Document handwritten by Aretha Franklin is ruled valid Will

Document handwritten by Aretha Franklin is ruled valid Will

A court ruled that a handwritten document found in Aretha Franklin’s sofa is a valid Will. Three of her four sons had been involved in an inheritance dispute following her death. Resulting in a court hearing to decide the validity of two handwritten documents.

Sometime after Aretha Franklin’s death in 2018, her niece found two papers while searching her home for documents. One was dated 2010 and the other 2014 and each named different executors.

The 2010 document, found in a cabinet, named her son Theodore White II as her executor, along with her niece. It stated that her two other sons, Kecalf and Edward Franklin, would only inherit if they took business classes and obtained a certificate or a degree.

The 2014 note was found under a sofa cushion. This one had Theodore White II’s name crossed out as executor and another son, Kecalf Franklin was included instead.

The later Will also left her main home, a gated mansion, to Kecalf and her grandchildren.

The 2010 paper was signed and notarised, while the 2014 one was not. The 2014 note had a smiley face instead of a signature.

Her eldest son, Clarence, was not involved in the case. As a result of him having special needs and residing in an assisted living facility. A settlement was reached before the court case that gave him a percentage of the estate.

Aretha’s niece stood down from her role as executor in 2020, not wanting to be involved in the dispute.

Court decision

The case was heard by a jury, which decided in favour of the later Will that more heavily favoured Kecalf and Edward. As a co-executor, Kecalf would have control of the estate. He and his brother would no longer have to comply with the condition requiring them to secure a business certificate or degree.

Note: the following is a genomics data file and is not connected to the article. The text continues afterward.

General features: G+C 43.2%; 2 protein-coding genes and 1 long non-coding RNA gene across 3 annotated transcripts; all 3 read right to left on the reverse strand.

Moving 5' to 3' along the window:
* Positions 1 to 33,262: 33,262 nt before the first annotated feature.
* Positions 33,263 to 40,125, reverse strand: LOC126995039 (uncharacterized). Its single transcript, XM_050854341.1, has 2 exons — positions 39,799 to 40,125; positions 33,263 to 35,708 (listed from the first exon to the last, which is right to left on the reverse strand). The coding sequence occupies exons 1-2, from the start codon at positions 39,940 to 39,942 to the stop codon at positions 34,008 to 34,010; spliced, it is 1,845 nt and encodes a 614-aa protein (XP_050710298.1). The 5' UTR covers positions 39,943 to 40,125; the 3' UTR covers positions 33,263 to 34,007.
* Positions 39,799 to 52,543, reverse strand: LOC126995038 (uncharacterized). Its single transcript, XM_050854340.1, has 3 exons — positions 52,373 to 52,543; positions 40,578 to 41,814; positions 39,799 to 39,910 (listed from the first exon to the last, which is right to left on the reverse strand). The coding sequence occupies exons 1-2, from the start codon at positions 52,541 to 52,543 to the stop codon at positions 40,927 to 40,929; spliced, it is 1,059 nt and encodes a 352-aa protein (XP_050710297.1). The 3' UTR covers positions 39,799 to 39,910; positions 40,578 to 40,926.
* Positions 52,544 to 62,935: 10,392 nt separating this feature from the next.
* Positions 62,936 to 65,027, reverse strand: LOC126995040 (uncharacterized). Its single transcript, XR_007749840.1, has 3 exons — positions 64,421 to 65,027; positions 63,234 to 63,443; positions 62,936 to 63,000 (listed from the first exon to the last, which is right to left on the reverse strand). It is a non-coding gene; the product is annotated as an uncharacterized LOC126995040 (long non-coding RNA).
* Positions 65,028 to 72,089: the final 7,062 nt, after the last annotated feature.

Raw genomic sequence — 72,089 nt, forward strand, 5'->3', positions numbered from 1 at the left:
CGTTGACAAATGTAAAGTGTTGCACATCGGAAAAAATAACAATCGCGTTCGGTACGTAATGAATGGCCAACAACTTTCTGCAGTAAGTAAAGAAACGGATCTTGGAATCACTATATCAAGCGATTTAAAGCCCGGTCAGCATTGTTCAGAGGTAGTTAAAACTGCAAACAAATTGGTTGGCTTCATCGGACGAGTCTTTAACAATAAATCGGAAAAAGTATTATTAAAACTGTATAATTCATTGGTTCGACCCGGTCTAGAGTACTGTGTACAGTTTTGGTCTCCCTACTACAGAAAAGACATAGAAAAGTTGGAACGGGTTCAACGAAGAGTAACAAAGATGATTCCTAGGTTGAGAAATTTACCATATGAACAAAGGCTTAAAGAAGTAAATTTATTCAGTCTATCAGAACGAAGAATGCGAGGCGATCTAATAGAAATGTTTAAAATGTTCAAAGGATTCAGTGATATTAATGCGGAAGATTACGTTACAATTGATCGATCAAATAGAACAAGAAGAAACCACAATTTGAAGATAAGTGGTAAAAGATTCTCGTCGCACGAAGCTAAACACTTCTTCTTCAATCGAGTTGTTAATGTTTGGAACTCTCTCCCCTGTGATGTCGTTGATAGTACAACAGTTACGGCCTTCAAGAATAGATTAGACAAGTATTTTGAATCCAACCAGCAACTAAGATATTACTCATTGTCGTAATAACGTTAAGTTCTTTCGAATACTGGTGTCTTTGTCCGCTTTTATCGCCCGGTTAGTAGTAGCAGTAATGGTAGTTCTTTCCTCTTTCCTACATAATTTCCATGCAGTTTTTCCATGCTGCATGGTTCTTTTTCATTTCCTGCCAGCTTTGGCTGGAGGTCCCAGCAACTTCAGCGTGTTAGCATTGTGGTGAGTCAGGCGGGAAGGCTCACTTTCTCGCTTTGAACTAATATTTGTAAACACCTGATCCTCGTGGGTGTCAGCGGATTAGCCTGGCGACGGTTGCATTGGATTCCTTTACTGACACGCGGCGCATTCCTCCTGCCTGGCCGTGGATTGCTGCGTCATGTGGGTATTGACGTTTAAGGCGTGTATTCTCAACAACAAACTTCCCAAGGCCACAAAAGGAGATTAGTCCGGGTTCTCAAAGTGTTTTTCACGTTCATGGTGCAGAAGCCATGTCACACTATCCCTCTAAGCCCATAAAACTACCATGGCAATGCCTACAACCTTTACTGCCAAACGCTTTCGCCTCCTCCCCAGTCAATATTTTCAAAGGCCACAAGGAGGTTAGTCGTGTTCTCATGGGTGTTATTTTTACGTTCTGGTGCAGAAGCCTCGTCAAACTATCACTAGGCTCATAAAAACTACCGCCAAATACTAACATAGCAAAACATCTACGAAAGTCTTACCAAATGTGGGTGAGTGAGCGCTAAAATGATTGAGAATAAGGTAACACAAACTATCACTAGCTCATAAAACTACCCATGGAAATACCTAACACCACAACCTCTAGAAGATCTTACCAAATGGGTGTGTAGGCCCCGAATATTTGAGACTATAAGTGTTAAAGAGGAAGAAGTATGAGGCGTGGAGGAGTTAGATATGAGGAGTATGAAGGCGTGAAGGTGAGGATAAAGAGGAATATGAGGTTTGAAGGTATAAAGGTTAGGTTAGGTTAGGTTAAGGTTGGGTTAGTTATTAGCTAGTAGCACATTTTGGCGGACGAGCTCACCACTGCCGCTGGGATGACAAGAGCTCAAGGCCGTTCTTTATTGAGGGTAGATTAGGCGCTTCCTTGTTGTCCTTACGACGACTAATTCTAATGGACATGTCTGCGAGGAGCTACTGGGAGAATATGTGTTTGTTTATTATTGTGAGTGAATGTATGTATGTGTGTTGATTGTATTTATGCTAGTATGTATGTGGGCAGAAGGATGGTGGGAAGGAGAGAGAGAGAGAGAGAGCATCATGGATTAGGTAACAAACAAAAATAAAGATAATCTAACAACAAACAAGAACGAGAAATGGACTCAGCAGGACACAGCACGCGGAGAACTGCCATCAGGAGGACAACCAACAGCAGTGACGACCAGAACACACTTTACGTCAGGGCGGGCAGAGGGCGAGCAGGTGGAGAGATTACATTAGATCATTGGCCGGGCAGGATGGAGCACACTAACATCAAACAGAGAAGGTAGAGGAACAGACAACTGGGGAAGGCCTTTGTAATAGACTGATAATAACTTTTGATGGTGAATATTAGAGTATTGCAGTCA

Avoiding a family dispute

The law in the US is different to the UK and a similar case here would probably have had a different outcome. Particularly taking into account that the 2014 document was not signed and just marked with a smiley face. Also a Wills dispute would not be decided by a jury in the UK. The state laws in Detroit, where the case was heard, allow homemade wills provided certain conditions are met.

Unfortunately, Wills and inheritance disputes in the UK are on the increase. There are several steps you can take to reduce the risk of a disagreement arising over your estate.

  • Make sure you have a professionally drafted Will that clearly expresses your wishes.
  • Review your Will regularly. At least every five years and in the event of any major life changes such as the birth of a child or a substantial change in the size of your estate.
  • Take legal advice if you want to cut someone out of your Will. Those entitled to make a claim against your estate are a spouse or child or someone you have been supporting financially
  • If you appoint more than one executor, make sure that they get along.
  • Discuss any gifts or bequests that may surprise your family in advance. Therefore you can explain why you have made the decision you have.
  • Make sure you destroy any old Wills. If a newer Will is found invalid for any reason, an older Will could take effect.
  • Have a new Will drawn up if you marry. Any existing Will automatically becomes invalid on marriage unless it was drafted in contemplation of your marriage.
  • Ensure that your Will is properly signed and witnessed. The rules around this are strict and mistakes could mean that your Will is considered invalid.

If a dispute does arise after someone’s death, you are strongly advised to speak to a solicitor as soon as possible. Early legal intervention can often prevent a situation from degenerating. Therefore finding a solution promptly will be both cost-effective and reduce the risk of permanent family rifts.

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